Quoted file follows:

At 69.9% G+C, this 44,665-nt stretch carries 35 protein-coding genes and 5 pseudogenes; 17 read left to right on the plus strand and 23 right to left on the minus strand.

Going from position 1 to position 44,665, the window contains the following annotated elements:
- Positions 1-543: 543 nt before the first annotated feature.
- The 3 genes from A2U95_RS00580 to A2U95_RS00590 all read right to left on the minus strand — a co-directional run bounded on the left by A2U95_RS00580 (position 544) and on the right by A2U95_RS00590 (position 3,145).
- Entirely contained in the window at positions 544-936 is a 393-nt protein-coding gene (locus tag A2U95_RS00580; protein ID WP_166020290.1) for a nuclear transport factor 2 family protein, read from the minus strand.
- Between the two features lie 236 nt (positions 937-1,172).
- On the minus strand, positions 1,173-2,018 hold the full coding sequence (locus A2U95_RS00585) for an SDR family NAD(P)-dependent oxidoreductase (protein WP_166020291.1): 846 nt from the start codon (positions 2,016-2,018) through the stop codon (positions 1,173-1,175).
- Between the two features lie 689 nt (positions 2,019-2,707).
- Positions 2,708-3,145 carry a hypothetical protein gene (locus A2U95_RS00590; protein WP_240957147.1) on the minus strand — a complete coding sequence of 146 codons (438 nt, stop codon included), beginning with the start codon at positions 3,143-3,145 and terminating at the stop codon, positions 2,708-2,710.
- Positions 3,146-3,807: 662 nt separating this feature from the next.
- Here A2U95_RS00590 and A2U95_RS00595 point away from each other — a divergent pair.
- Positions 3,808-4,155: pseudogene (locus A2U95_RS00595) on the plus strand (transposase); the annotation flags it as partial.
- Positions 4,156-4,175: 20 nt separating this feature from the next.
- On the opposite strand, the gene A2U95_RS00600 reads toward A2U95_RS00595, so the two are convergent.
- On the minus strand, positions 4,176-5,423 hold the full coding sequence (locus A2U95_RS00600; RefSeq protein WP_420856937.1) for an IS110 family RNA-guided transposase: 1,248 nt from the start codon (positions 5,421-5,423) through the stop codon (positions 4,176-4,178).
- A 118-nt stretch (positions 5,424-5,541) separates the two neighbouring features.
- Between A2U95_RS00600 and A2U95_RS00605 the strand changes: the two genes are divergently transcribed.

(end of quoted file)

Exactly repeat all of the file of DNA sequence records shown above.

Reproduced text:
At 69.9% G+C, this 44,665-nt stretch carries 35 protein-coding genes and 5 pseudogenes; 17 read left to right on the plus strand and 23 right to left on the minus strand.

Going from position 1 to position 44,665, the window contains the following annotated elements:
- Positions 1-543: 543 nt before the first annotated feature.
- The 3 genes from A2U95_RS00580 to A2U95_RS00590 all read right to left on the minus strand — a co-directional run bounded on the left by A2U95_RS00580 (position 544) and on the right by A2U95_RS00590 (position 3,145).
- Entirely contained in the window at positions 544-936 is a 393-nt protein-coding gene (locus tag A2U95_RS00580; protein ID WP_166020290.1) for a nuclear transport factor 2 family protein, read from the minus strand.
- Between the two features lie 236 nt (positions 937-1,172).
- On the minus strand, positions 1,173-2,018 hold the full coding sequence (locus A2U95_RS00585) for an SDR family NAD(P)-dependent oxidoreductase (protein WP_166020291.1): 846 nt from the start codon (positions 2,016-2,018) through the stop codon (positions 1,173-1,175).
- Between the two features lie 689 nt (positions 2,019-2,707).
- Positions 2,708-3,145 carry a hypothetical protein gene (locus A2U95_RS00590; protein WP_240957147.1) on the minus strand — a complete coding sequence of 146 codons (438 nt, stop codon included), beginning with the start codon at positions 3,143-3,145 and terminating at the stop codon, positions 2,708-2,710.
- Positions 3,146-3,807: 662 nt separating this feature from the next.
- Here A2U95_RS00590 and A2U95_RS00595 point away from each other — a divergent pair.
- Positions 3,808-4,155: pseudogene (locus A2U95_RS00595) on the plus strand (transposase); the annotation flags it as partial.
- Positions 4,156-4,175: 20 nt separating this feature from the next.
- On the opposite strand, the gene A2U95_RS00600 reads toward A2U95_RS00595, so the two are convergent.
- On the minus strand, positions 4,176-5,423 hold the full coding sequence (locus A2U95_RS00600; RefSeq protein WP_420856937.1) for an IS110 family RNA-guided transposase: 1,248 nt from the start codon (positions 5,421-5,423) through the stop codon (positions 4,176-4,178).
- A 118-nt stretch (positions 5,424-5,541) separates the two neighbouring features.
- Between A2U95_RS00600 and A2U95_RS00605 the strand changes: the two genes are divergently transcribed.